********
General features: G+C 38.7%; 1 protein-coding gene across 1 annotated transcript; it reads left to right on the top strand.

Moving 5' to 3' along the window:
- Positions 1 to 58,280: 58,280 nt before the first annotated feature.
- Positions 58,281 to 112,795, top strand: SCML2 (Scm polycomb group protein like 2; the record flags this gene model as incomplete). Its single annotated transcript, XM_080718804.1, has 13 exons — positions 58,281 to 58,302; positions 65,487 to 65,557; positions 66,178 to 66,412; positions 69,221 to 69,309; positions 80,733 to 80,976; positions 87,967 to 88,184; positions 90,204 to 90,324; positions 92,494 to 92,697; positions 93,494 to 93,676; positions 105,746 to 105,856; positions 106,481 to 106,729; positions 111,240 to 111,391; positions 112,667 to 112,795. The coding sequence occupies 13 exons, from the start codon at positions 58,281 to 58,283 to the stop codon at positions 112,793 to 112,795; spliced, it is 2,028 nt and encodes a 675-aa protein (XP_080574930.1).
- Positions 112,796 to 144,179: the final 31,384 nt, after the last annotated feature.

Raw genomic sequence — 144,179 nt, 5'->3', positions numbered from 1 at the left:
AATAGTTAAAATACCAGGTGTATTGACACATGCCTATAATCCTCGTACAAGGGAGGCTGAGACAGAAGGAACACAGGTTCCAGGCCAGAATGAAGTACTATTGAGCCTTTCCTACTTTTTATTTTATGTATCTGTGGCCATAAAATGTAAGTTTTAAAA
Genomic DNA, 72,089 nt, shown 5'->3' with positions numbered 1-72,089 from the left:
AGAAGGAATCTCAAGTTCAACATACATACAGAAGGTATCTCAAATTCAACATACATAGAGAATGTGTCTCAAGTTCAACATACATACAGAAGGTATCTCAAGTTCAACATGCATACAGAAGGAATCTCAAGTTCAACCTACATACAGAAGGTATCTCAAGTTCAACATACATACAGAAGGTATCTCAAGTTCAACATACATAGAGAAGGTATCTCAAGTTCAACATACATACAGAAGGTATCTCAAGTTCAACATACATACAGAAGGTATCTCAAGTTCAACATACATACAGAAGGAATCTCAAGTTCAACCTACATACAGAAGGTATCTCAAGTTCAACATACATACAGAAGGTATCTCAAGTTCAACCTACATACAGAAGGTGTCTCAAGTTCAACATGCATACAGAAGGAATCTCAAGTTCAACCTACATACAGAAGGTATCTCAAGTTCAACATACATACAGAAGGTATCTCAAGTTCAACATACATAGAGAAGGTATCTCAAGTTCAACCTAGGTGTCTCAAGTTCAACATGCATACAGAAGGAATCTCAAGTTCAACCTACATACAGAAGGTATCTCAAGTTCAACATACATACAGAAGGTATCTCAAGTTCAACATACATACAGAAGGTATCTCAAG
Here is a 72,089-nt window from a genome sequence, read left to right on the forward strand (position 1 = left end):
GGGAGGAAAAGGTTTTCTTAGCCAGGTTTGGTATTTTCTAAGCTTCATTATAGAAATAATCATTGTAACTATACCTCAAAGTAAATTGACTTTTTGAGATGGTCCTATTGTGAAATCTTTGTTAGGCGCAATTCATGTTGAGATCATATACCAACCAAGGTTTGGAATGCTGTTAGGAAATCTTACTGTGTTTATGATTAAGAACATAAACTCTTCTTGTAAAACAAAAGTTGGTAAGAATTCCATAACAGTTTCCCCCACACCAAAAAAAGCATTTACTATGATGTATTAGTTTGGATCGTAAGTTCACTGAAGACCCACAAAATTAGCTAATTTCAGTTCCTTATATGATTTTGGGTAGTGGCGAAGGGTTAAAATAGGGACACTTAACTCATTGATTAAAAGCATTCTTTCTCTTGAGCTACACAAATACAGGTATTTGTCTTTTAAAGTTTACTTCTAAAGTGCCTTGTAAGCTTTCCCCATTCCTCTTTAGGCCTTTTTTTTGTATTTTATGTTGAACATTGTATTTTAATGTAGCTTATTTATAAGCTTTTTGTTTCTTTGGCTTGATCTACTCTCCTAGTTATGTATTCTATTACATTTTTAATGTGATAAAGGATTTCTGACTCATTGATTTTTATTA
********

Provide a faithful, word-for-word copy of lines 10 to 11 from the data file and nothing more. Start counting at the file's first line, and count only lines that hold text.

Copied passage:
Here is a 72,089-nt window from a genome sequence, read left to right on the forward strand (position 1 = left end):
GGGAGGAAAAGGTTTTCTTAGCCAGGTTTGGTATTTTCTAAGCTTCATTATAGAAATAATCATTGTAACTATACCTCAAAGTAAATTGACTTTTTGAGATGGTCCTATTGTGAAATCTTTGTTAGGCGCAATTCATGTTGAGATCATATACCAACCAAGGTTTGGAATGCTGTTAGGAAATCTTACTGTGTTTATGATTAAGAACATAAACTCTTCTTGTAAAACAAAAGTTGGTAAGAATTCCATAACAGTTTCCCCCACACCAAAAAAAGCATTTACTATGATGTATTAGTTTGGATCGTAAGTTCACTGAAGACCCACAAAATTAGCTAATTTCAGTTCCTTATATGATTTTGGGTAGTGGCGAAGGGTTAAAATAGGGACACTTAACTCATTGATTAAAAGCATTCTTTCTCTTGAGCTACACAAATACAGGTATTTGTCTTTTAAAGTTTACTTCTAAAGTGCCTTGTAAGCTTTCCCCATTCCTCTTTAGGCCTTTTTTTTGTATTTTATGTTGAACATTGTATTTTAATGTAGCTTATTTATAAGCTTTTTGTTTCTTTGGCTTGATCTACTCTCCTAGTTATGTATTCTATTACATTTTTAATGTGATAAAGGATTTCTGACTCATTGATTTTTATTA